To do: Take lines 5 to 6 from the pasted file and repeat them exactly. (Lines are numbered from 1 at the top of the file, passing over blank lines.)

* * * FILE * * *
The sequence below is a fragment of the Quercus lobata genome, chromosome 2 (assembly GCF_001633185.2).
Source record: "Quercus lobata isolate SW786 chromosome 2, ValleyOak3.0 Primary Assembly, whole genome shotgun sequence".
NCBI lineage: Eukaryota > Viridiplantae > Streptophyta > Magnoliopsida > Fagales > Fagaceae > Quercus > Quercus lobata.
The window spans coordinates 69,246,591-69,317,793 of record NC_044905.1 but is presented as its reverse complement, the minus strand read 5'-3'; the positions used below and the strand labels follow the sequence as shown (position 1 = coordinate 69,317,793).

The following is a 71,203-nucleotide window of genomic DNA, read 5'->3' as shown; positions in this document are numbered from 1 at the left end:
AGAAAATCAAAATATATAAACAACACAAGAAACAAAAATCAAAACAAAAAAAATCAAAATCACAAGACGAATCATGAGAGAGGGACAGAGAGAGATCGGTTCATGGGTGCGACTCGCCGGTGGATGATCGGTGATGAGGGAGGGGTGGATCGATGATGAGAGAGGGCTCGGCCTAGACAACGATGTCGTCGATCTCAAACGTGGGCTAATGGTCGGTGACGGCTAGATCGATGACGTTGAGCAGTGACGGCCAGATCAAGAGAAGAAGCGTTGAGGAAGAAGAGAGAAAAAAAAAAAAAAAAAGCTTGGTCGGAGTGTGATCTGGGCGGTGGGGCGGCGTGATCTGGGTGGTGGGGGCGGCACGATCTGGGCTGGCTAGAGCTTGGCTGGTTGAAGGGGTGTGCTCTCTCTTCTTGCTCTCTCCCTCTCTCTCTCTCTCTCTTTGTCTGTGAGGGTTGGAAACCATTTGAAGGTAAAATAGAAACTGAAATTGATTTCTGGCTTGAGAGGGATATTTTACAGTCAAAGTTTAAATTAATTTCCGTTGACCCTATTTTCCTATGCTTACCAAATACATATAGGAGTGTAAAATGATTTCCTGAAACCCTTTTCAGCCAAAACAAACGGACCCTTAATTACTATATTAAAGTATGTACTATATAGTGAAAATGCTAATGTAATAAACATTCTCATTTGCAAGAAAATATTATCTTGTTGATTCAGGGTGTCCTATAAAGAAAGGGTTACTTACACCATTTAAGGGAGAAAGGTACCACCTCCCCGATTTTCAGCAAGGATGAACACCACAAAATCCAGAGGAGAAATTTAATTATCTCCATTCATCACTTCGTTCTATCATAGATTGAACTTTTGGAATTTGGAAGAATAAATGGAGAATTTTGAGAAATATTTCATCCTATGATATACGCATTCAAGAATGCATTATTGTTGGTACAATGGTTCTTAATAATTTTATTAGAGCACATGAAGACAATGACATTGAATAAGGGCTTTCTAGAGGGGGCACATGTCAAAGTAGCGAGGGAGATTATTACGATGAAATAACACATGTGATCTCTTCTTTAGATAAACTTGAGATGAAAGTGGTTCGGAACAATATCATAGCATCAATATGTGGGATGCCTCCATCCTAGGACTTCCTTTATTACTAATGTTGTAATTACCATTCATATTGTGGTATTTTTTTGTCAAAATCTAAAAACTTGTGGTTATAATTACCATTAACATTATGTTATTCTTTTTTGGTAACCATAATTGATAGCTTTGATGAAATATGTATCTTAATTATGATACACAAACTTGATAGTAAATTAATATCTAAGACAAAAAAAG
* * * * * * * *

The following is a 71,203-nucleotide window of genomic DNA, read 5'->3' as shown; positions in this document are numbered from 1 at the left end:
AGAAAATCAAAATATATAAACAACACAAGAAACAAAAATCAAAACAAAAAAAATCAAAATCACAAGACGAATCATGAGAGAGGGACAGAGAGAGATCGGTTCATGGGTGCGACTCGCCGGTGGATGATCGGTGATGAGGGAGGGGTGGATCGATGATGAGAGAGGGCTCGGCCTAGACAACGATGTCGTCGATCTCAAACGTGGGCTAATGGTCGGTGACGGCTAGATCGATGACGTTGAGCAGTGACGGCCAGATCAAGAGAAGAAGCGTTGAGGAAGAAGAGAGAAAAAAAAAAAAAAAAAGCTTGGTCGGAGTGTGATCTGGGCGGTGGGGCGGCGTGATCTGGGTGGTGGGGGCGGCACGATCTGGGCTGGCTAGAGCTTGGCTGGTTGAAGGGGTGTGCTCTCTCTTCTTGCTCTCTCCCTCTCTCTCTCTCTCTCTTTGTCTGTGAGGGTTGGAAACCATTTGAAGGTAAAATAGAAACTGAAATTGATTTCTGGCTTGAGAGGGATATTTTACAGTCAAAGTTTAAATTAATTTCCGTTGACCCTATTTTCCTATGCTTACCAAATACATATAGGAGTGTAAAATGATTTCCTGAAACCCTTTTCAGCCAAAACAAACGGACCCTTAATTACTATATTAAAGTATGTACTATATAGTGAAAATGCTAATGTAATAAACATTCTCATTTGCAAGAAAATATTATCTTGTTGATTCAGGGTGTCCTATAAAGAAAGGGTTACTTACACCATTTAAGGGAGAAAGGTACCACCTCCCCGATTTTCAGCAAGGATGAACACCACAAAATCCAGAGGAGAAATTTAATTATCTCCATTCATCACTTCGTTCTATCATAGATTGAACTTTTGGAATTTGGAAGAATAAATGGAGAATTTTGAGAAATATTTCATCCTATGATATACGCATTCAAGAATGCATTATTGTTGGTACAATGGTTCTTAATAATTTTATTAGAGCACATGAAGACAATGACATTGAATAAGGGCTTTCTAGAGGGGGCACATGTCAAAGTAGCGAGGGAGATTATTACGATGAAATAACACATGTGATCTCTTCTTTAGATAAACTTGAGATGAAAGTGGTTCGGAACAATATCATAGCATCAATATGTGGGATGCCTCCATCCTAGGACTTCCTTTATTACTAATGTTGTAATTACCATTCATATTGTGGTATTTTTTTGTCAAAATCTAAAAACTTGTGGTTATAATTACCATTAACATTATGTTATTCTTTTTTGGTAACCATAATTGATAGCTTTGATGAAATATGTATCTTAATTATGATACACAAACTTGATAGTAAATTAATATCTAAGACAAAAAAAG